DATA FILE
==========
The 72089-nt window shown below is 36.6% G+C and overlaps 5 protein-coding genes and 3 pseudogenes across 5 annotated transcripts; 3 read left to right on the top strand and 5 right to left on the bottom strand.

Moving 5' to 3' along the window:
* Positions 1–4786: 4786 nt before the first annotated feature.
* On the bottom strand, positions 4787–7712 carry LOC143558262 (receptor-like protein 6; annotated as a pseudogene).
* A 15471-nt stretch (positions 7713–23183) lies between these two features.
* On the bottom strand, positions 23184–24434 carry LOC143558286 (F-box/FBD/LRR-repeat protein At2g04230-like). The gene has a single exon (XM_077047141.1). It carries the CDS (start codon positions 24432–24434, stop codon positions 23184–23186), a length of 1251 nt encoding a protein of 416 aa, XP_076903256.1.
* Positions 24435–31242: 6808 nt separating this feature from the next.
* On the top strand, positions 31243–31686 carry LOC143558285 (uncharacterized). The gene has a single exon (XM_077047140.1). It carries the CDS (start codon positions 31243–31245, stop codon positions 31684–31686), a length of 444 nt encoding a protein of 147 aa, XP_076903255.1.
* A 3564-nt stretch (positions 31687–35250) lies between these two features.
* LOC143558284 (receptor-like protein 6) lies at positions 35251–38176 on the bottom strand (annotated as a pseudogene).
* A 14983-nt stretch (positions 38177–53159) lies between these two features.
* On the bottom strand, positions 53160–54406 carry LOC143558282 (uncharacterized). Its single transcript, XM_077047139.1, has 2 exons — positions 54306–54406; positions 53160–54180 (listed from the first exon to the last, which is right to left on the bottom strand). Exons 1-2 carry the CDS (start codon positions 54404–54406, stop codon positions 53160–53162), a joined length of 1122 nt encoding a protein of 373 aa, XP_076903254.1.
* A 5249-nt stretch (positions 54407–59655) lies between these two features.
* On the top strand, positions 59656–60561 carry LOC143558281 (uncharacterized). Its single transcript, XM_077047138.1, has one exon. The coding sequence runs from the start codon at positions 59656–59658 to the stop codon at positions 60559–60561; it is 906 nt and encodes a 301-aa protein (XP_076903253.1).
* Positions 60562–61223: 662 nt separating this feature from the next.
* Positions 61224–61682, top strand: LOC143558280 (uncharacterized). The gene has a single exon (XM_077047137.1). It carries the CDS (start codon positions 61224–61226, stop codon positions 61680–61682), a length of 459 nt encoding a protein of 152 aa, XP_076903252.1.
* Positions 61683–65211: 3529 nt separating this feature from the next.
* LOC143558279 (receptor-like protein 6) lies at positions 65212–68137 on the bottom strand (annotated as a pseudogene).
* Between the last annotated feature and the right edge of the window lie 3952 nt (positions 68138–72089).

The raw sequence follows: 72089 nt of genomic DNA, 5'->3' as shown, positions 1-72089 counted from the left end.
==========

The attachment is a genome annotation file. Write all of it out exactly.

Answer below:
The 72089-nt window shown below is 36.6% G+C and overlaps 5 protein-coding genes and 3 pseudogenes across 5 annotated transcripts; 3 read left to right on the top strand and 5 right to left on the bottom strand.

Moving 5' to 3' along the window:
* Positions 1–4786: 4786 nt before the first annotated feature.
* On the bottom strand, positions 4787–7712 carry LOC143558262 (receptor-like protein 6; annotated as a pseudogene).
* A 15471-nt stretch (positions 7713–23183) lies between these two features.
* On the bottom strand, positions 23184–24434 carry LOC143558286 (F-box/FBD/LRR-repeat protein At2g04230-like). The gene has a single exon (XM_077047141.1). It carries the CDS (start codon positions 24432–24434, stop codon positions 23184–23186), a length of 1251 nt encoding a protein of 416 aa, XP_076903256.1.
* Positions 24435–31242: 6808 nt separating this feature from the next.
* On the top strand, positions 31243–31686 carry LOC143558285 (uncharacterized). The gene has a single exon (XM_077047140.1). It carries the CDS (start codon positions 31243–31245, stop codon positions 31684–31686), a length of 444 nt encoding a protein of 147 aa, XP_076903255.1.
* A 3564-nt stretch (positions 31687–35250) lies between these two features.
* LOC143558284 (receptor-like protein 6) lies at positions 35251–38176 on the bottom strand (annotated as a pseudogene).
* A 14983-nt stretch (positions 38177–53159) lies between these two features.
* On the bottom strand, positions 53160–54406 carry LOC143558282 (uncharacterized). Its single transcript, XM_077047139.1, has 2 exons — positions 54306–54406; positions 53160–54180 (listed from the first exon to the last, which is right to left on the bottom strand). Exons 1-2 carry the CDS (start codon positions 54404–54406, stop codon positions 53160–53162), a joined length of 1122 nt encoding a protein of 373 aa, XP_076903254.1.
* A 5249-nt stretch (positions 54407–59655) lies between these two features.
* On the top strand, positions 59656–60561 carry LOC143558281 (uncharacterized). Its single transcript, XM_077047138.1, has one exon. The coding sequence runs from the start codon at positions 59656–59658 to the stop codon at positions 60559–60561; it is 906 nt and encodes a 301-aa protein (XP_076903253.1).
* Positions 60562–61223: 662 nt separating this feature from the next.
* Positions 61224–61682, top strand: LOC143558280 (uncharacterized). The gene has a single exon (XM_077047137.1). It carries the CDS (start codon positions 61224–61226, stop codon positions 61680–61682), a length of 459 nt encoding a protein of 152 aa, XP_076903252.1.
* Positions 61683–65211: 3529 nt separating this feature from the next.
* LOC143558279 (receptor-like protein 6) lies at positions 65212–68137 on the bottom strand (annotated as a pseudogene).
* Between the last annotated feature and the right edge of the window lie 3952 nt (positions 68138–72089).

The raw sequence follows: 72089 nt of genomic DNA, 5'->3' as shown, positions 1-72089 counted from the left end.